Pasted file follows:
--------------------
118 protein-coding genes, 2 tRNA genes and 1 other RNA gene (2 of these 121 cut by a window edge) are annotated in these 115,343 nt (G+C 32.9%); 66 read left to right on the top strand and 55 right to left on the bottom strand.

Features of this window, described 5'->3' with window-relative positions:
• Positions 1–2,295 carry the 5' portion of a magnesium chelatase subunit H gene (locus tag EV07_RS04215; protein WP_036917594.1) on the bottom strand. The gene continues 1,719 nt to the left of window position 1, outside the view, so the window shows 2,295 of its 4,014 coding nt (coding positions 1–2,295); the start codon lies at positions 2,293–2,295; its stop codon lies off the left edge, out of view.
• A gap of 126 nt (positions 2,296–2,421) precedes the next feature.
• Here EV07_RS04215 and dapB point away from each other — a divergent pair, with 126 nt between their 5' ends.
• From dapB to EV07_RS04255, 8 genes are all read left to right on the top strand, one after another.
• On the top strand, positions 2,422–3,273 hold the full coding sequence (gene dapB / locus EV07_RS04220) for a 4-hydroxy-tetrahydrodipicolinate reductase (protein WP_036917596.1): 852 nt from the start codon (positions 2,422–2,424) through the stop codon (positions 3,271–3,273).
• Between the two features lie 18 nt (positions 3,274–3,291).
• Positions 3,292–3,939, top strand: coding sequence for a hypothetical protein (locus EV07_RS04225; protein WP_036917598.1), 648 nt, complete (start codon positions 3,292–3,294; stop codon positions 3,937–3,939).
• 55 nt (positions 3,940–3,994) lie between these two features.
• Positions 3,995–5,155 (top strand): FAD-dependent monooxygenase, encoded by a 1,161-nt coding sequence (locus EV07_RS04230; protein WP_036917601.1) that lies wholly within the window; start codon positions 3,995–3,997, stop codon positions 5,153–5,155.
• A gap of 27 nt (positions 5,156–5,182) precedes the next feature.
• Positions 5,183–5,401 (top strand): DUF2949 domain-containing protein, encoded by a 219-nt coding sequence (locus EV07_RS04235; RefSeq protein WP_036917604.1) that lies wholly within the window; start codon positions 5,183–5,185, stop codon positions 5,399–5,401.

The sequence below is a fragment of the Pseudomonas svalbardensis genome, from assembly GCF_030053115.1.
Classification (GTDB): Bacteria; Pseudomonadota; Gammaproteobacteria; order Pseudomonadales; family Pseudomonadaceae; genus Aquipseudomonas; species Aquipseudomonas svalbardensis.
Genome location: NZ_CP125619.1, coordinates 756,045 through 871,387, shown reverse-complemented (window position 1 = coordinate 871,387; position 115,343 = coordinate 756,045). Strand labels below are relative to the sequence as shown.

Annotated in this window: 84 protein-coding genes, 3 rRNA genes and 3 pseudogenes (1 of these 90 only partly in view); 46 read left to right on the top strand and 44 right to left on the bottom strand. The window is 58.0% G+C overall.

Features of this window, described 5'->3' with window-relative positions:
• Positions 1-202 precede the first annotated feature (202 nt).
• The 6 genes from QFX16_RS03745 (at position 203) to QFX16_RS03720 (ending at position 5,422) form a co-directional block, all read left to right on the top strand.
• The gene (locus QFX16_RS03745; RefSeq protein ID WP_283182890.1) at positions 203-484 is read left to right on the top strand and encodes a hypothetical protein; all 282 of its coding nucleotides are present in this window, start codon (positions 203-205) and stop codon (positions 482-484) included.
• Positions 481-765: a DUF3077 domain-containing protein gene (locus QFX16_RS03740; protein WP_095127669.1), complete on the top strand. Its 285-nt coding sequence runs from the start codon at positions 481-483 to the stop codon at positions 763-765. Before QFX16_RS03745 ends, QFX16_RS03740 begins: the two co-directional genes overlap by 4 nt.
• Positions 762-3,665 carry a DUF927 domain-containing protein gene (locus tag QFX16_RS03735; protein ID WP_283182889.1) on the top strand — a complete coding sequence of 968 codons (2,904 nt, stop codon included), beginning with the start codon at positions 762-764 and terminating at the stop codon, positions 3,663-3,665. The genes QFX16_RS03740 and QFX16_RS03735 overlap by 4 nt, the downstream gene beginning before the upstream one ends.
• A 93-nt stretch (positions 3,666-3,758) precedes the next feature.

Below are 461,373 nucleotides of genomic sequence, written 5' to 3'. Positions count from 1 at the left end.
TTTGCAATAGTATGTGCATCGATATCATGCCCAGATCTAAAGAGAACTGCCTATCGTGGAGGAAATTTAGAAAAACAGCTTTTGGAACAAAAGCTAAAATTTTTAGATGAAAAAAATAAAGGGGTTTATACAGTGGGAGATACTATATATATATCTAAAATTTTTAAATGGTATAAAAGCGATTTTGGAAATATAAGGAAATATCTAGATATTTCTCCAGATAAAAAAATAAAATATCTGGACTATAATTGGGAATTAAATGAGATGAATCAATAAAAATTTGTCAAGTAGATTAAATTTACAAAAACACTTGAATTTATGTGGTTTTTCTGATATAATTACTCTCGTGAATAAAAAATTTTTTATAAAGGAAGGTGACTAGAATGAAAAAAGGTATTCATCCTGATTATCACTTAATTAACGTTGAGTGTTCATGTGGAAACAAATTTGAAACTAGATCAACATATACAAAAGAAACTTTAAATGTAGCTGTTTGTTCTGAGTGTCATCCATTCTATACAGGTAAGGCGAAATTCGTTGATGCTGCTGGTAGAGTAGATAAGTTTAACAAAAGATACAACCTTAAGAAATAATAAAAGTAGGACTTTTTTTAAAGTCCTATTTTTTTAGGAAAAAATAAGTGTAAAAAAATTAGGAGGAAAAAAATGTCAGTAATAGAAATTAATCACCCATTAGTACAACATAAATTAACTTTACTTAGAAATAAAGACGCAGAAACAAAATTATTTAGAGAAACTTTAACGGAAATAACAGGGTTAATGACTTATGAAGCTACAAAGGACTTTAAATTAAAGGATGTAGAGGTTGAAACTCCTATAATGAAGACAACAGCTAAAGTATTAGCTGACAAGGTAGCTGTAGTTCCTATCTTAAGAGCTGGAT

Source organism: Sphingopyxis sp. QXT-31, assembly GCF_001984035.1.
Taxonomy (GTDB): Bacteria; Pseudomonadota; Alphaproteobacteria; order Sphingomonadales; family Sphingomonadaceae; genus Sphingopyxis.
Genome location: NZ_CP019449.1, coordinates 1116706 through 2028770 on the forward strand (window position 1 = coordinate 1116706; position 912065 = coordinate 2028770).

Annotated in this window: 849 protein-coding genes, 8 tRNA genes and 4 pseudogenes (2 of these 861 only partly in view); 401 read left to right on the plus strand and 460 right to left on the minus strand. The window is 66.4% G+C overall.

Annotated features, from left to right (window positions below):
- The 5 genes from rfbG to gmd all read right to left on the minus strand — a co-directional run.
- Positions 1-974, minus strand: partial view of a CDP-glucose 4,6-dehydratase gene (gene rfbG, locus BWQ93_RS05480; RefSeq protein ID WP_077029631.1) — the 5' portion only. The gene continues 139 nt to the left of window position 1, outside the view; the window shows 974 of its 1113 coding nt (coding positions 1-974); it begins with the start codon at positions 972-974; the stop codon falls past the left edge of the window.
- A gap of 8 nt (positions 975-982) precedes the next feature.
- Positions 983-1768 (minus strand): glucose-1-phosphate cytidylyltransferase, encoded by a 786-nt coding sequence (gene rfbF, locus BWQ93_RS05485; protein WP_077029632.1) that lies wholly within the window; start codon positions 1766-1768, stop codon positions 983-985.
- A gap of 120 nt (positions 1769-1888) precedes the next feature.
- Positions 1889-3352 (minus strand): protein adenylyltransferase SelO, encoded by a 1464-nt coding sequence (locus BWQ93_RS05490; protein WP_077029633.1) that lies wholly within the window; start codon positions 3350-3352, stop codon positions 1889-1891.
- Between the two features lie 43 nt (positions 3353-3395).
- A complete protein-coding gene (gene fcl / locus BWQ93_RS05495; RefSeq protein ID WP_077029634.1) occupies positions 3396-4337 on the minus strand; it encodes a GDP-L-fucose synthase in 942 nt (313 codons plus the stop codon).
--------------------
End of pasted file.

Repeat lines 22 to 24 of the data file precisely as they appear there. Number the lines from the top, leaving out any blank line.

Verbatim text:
• Positions 481-765: a DUF3077 domain-containing protein gene (locus QFX16_RS03740; protein WP_095127669.1), complete on the top strand. Its 285-nt coding sequence runs from the start codon at positions 481-483 to the stop codon at positions 763-765. Before QFX16_RS03745 ends, QFX16_RS03740 begins: the two co-directional genes overlap by 4 nt.
• Positions 762-3,665 carry a DUF927 domain-containing protein gene (locus tag QFX16_RS03735; protein ID WP_283182889.1) on the top strand — a complete coding sequence of 968 codons (2,904 nt, stop codon included), beginning with the start codon at positions 762-764 and terminating at the stop codon, positions 3,663-3,665. The genes QFX16_RS03740 and QFX16_RS03735 overlap by 4 nt, the downstream gene beginning before the upstream one ends.
• A 93-nt stretch (positions 3,666-3,758) precedes the next feature.